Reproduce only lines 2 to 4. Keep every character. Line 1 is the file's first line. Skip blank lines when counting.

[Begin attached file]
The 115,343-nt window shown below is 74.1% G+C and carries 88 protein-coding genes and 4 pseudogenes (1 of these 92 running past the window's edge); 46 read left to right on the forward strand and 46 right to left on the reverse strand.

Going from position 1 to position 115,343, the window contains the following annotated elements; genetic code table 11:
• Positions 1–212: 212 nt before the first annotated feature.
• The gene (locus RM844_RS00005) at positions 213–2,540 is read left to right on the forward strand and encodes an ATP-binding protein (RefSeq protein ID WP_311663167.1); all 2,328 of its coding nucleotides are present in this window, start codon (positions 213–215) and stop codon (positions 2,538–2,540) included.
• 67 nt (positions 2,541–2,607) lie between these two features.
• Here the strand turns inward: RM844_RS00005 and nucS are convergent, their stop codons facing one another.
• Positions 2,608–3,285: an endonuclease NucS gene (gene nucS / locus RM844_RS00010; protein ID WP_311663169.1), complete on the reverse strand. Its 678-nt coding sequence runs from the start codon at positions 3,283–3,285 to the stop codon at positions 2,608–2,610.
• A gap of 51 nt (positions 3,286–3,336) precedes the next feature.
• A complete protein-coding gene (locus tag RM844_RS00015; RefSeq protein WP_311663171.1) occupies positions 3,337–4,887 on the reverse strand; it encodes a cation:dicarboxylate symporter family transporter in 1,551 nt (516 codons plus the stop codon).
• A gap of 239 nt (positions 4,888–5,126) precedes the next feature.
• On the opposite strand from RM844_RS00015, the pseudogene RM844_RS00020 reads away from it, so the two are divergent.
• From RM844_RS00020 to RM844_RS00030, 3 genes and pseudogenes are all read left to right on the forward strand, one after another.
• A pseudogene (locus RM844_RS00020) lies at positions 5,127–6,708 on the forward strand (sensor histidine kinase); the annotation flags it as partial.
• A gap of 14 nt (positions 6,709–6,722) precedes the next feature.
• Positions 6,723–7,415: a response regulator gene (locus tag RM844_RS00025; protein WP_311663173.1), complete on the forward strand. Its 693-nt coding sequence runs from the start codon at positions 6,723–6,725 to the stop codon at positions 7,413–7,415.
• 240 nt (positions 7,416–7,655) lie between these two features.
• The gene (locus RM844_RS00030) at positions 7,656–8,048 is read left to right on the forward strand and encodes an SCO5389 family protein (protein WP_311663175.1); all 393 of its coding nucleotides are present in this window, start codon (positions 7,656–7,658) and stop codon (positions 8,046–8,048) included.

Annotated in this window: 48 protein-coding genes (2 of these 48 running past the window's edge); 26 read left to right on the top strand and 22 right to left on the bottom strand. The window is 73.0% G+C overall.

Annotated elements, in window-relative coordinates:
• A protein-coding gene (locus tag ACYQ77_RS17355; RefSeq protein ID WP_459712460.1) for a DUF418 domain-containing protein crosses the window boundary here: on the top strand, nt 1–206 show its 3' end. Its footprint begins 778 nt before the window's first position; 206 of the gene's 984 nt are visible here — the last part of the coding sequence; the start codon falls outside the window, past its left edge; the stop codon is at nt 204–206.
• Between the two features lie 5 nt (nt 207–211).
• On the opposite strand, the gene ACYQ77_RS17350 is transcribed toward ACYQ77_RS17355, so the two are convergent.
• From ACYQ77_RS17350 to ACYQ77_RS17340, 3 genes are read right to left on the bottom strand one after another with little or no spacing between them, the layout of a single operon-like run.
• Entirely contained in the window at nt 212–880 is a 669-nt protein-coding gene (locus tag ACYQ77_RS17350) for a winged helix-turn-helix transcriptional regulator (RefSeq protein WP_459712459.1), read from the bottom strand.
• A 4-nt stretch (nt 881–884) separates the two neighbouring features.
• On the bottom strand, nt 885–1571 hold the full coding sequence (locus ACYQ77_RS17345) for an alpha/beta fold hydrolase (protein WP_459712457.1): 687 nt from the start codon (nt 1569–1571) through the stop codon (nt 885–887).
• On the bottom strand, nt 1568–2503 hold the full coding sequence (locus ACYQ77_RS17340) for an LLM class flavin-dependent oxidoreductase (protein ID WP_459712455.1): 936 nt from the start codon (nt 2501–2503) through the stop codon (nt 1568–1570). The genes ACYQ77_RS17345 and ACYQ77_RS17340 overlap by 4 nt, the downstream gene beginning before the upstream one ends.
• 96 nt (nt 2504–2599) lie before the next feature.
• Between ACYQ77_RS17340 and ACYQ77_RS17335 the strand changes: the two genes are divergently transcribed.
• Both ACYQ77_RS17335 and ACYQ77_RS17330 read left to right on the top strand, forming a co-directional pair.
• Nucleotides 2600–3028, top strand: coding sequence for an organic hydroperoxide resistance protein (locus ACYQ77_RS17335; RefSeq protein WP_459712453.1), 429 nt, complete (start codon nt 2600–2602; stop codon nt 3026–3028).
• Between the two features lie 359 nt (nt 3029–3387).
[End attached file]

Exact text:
Going from position 1 to position 115,343, the window contains the following annotated elements; genetic code table 11:
• Positions 1–212: 212 nt before the first annotated feature.
• The gene (locus RM844_RS00005) at positions 213–2,540 is read left to right on the forward strand and encodes an ATP-binding protein (RefSeq protein ID WP_311663167.1); all 2,328 of its coding nucleotides are present in this window, start codon (positions 213–215) and stop codon (positions 2,538–2,540) included.